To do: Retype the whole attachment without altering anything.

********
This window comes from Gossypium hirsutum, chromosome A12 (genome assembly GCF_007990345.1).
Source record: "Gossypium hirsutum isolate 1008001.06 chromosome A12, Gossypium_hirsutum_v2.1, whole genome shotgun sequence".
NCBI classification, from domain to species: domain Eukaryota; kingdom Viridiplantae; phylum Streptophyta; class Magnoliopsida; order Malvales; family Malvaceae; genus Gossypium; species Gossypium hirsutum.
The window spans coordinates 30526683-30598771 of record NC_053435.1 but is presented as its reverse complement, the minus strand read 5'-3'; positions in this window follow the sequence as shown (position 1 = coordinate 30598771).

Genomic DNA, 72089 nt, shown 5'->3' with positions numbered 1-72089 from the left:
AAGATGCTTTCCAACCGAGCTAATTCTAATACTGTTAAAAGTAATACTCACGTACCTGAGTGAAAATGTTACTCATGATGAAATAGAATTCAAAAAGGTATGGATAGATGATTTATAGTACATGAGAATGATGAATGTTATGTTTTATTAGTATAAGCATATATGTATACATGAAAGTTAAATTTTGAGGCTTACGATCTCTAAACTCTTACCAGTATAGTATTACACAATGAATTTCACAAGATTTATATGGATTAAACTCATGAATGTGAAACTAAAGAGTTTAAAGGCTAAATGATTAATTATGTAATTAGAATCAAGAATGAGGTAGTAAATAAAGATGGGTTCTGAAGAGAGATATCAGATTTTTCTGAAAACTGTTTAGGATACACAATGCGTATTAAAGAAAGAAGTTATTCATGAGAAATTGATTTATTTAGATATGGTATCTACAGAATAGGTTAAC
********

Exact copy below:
This window comes from Gossypium hirsutum, chromosome A12 (genome assembly GCF_007990345.1).
Source record: "Gossypium hirsutum isolate 1008001.06 chromosome A12, Gossypium_hirsutum_v2.1, whole genome shotgun sequence".
NCBI classification, from domain to species: domain Eukaryota; kingdom Viridiplantae; phylum Streptophyta; class Magnoliopsida; order Malvales; family Malvaceae; genus Gossypium; species Gossypium hirsutum.
The window spans coordinates 30526683-30598771 of record NC_053435.1 but is presented as its reverse complement, the minus strand read 5'-3'; positions in this window follow the sequence as shown (position 1 = coordinate 30598771).

Genomic DNA, 72089 nt, shown 5'->3' with positions numbered 1-72089 from the left:
AAGATGCTTTCCAACCGAGCTAATTCTAATACTGTTAAAAGTAATACTCACGTACCTGAGTGAAAATGTTACTCATGATGAAATAGAATTCAAAAAGGTATGGATAGATGATTTATAGTACATGAGAATGATGAATGTTATGTTTTATTAGTATAAGCATATATGTATACATGAAAGTTAAATTTTGAGGCTTACGATCTCTAAACTCTTACCAGTATAGTATTACACAATGAATTTCACAAGATTTATATGGATTAAACTCATGAATGTGAAACTAAAGAGTTTAAAGGCTAAATGATTAATTATGTAATTAGAATCAAGAATGAGGTAGTAAATAAAGATGGGTTCTGAAGAGAGATATCAGATTTTTCTGAAAACTGTTTAGGATACACAATGCGTATTAAAGAAAGAAGTTATTCATGAGAAATTGATTTATTTAGATATGGTATCTACAGAATAGGTTAAC